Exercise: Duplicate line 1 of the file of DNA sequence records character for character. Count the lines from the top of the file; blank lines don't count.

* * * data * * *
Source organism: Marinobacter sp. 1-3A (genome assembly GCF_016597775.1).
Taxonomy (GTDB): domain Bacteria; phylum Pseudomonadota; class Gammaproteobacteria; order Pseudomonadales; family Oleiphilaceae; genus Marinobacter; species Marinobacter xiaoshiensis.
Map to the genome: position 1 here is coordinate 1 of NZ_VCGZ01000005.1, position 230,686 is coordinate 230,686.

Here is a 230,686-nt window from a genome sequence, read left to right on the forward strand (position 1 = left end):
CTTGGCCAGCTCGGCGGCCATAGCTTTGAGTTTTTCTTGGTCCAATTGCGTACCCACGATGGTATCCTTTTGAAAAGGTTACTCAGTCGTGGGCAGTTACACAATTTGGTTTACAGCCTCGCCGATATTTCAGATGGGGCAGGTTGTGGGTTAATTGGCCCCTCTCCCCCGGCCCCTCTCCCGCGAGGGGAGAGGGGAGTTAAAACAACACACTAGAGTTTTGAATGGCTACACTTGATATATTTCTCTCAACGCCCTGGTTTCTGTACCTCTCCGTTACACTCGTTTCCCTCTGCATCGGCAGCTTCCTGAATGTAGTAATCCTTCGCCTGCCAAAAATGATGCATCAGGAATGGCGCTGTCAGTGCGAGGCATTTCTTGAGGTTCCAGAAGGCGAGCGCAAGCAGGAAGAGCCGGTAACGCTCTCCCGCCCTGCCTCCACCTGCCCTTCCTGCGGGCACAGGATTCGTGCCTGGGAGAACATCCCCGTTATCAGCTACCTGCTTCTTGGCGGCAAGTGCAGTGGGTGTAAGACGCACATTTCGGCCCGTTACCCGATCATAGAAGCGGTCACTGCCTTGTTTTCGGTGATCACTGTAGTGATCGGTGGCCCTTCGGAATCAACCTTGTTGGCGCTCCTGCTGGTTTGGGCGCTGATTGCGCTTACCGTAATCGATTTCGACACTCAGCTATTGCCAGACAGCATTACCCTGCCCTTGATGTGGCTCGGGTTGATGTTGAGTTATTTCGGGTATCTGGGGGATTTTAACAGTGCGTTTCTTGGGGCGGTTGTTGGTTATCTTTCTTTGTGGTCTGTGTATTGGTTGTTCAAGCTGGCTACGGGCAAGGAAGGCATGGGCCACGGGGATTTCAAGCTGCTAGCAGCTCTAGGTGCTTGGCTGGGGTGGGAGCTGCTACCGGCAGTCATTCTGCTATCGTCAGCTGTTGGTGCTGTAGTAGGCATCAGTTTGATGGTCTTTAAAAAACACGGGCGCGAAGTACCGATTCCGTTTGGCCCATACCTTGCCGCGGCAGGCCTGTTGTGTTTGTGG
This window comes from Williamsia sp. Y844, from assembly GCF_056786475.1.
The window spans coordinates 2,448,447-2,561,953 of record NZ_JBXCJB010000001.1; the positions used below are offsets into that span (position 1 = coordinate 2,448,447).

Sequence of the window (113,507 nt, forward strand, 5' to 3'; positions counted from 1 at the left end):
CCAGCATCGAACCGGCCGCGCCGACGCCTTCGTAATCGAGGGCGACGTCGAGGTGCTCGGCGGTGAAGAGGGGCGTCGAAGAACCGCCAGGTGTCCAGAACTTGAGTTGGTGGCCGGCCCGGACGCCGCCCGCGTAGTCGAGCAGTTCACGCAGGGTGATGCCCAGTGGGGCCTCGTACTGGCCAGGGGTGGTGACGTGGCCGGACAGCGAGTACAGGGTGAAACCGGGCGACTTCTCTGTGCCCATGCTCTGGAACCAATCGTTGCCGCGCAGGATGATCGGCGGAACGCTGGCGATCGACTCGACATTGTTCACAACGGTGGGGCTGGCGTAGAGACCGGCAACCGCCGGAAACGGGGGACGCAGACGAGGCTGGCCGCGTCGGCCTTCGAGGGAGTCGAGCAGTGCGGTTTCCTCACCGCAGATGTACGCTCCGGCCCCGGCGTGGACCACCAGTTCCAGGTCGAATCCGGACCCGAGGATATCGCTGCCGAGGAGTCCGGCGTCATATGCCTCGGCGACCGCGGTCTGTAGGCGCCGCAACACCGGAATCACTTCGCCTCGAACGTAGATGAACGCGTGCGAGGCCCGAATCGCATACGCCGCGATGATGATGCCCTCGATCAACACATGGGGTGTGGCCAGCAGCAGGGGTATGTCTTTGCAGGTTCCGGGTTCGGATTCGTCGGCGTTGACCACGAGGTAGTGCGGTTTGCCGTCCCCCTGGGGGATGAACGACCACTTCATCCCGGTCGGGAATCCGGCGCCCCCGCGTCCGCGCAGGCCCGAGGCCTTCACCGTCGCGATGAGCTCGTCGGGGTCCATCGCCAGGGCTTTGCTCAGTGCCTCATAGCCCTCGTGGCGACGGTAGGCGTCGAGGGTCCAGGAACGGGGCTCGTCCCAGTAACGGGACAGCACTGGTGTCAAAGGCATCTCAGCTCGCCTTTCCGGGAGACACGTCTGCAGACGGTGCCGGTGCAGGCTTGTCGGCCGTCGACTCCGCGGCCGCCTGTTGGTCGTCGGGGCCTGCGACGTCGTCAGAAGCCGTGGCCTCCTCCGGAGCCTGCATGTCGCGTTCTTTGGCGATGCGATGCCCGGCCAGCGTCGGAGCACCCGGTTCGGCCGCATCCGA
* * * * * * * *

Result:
Source organism: Marinobacter sp. 1-3A (genome assembly GCF_016597775.1).